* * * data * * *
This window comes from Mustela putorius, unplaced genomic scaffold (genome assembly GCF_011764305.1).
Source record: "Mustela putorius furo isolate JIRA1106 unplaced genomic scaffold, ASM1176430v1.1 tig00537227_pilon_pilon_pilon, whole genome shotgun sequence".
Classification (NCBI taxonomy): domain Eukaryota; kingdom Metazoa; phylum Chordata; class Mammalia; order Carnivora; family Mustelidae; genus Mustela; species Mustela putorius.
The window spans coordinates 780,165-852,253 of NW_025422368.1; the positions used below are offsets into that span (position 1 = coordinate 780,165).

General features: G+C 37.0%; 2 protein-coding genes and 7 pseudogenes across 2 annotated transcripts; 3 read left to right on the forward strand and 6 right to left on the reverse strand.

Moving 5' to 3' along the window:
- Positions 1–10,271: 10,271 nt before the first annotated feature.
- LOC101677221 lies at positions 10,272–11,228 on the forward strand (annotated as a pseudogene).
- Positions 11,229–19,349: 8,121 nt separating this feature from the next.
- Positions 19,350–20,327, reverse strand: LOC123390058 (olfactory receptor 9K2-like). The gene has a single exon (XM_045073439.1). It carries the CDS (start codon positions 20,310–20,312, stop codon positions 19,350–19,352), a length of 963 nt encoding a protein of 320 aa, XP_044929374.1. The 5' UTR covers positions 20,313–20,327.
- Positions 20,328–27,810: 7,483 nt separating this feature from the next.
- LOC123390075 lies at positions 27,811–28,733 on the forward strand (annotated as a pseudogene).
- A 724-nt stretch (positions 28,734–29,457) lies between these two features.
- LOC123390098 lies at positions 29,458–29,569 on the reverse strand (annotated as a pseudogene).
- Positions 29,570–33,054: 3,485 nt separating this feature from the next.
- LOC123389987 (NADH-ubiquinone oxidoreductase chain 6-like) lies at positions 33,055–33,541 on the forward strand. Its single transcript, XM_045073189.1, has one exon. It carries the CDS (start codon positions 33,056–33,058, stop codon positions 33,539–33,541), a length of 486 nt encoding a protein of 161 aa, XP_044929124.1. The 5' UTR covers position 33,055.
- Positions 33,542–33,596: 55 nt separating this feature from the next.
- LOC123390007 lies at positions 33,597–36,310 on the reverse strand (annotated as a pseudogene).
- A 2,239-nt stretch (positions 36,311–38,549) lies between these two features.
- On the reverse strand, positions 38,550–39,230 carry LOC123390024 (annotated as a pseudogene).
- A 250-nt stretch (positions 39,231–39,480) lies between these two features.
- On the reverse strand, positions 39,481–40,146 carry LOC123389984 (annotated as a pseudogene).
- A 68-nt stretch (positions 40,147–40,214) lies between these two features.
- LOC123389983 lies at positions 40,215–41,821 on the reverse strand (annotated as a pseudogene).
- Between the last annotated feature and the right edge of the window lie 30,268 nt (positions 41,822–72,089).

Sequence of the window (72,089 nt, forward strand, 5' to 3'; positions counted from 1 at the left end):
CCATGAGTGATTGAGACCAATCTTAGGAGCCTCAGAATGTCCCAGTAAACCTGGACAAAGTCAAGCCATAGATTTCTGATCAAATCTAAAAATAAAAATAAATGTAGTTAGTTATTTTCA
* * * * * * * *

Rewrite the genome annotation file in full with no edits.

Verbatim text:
This window comes from Mustela putorius, unplaced genomic scaffold (genome assembly GCF_011764305.1).
Source record: "Mustela putorius furo isolate JIRA1106 unplaced genomic scaffold, ASM1176430v1.1 tig00537227_pilon_pilon_pilon, whole genome shotgun sequence".
Classification (NCBI taxonomy): domain Eukaryota; kingdom Metazoa; phylum Chordata; class Mammalia; order Carnivora; family Mustelidae; genus Mustela; species Mustela putorius.
The window spans coordinates 780,165-852,253 of NW_025422368.1; the positions used below are offsets into that span (position 1 = coordinate 780,165).

General features: G+C 37.0%; 2 protein-coding genes and 7 pseudogenes across 2 annotated transcripts; 3 read left to right on the forward strand and 6 right to left on the reverse strand.

Moving 5' to 3' along the window:
- Positions 1–10,271: 10,271 nt before the first annotated feature.
- LOC101677221 lies at positions 10,272–11,228 on the forward strand (annotated as a pseudogene).
- Positions 11,229–19,349: 8,121 nt separating this feature from the next.
- Positions 19,350–20,327, reverse strand: LOC123390058 (olfactory receptor 9K2-like). The gene has a single exon (XM_045073439.1). It carries the CDS (start codon positions 20,310–20,312, stop codon positions 19,350–19,352), a length of 963 nt encoding a protein of 320 aa, XP_044929374.1. The 5' UTR covers positions 20,313–20,327.
- Positions 20,328–27,810: 7,483 nt separating this feature from the next.
- LOC123390075 lies at positions 27,811–28,733 on the forward strand (annotated as a pseudogene).
- A 724-nt stretch (positions 28,734–29,457) lies between these two features.
- LOC123390098 lies at positions 29,458–29,569 on the reverse strand (annotated as a pseudogene).
- Positions 29,570–33,054: 3,485 nt separating this feature from the next.
- LOC123389987 (NADH-ubiquinone oxidoreductase chain 6-like) lies at positions 33,055–33,541 on the forward strand. Its single transcript, XM_045073189.1, has one exon. It carries the CDS (start codon positions 33,056–33,058, stop codon positions 33,539–33,541), a length of 486 nt encoding a protein of 161 aa, XP_044929124.1. The 5' UTR covers position 33,055.
- Positions 33,542–33,596: 55 nt separating this feature from the next.
- LOC123390007 lies at positions 33,597–36,310 on the reverse strand (annotated as a pseudogene).
- A 2,239-nt stretch (positions 36,311–38,549) lies between these two features.
- On the reverse strand, positions 38,550–39,230 carry LOC123390024 (annotated as a pseudogene).
- A 250-nt stretch (positions 39,231–39,480) lies between these two features.
- On the reverse strand, positions 39,481–40,146 carry LOC123389984 (annotated as a pseudogene).
- A 68-nt stretch (positions 40,147–40,214) lies between these two features.
- LOC123389983 lies at positions 40,215–41,821 on the reverse strand (annotated as a pseudogene).
- Between the last annotated feature and the right edge of the window lie 30,268 nt (positions 41,822–72,089).

Sequence of the window (72,089 nt, forward strand, 5' to 3'; positions counted from 1 at the left end):
CCATGAGTGATTGAGACCAATCTTAGGAGCCTCAGAATGTCCCAGTAAACCTGGACAAAGTCAAGCCATAGATTTCTGATCAAATCTAAAAATAAAAATAAATGTAGTTAGTTATTTTCA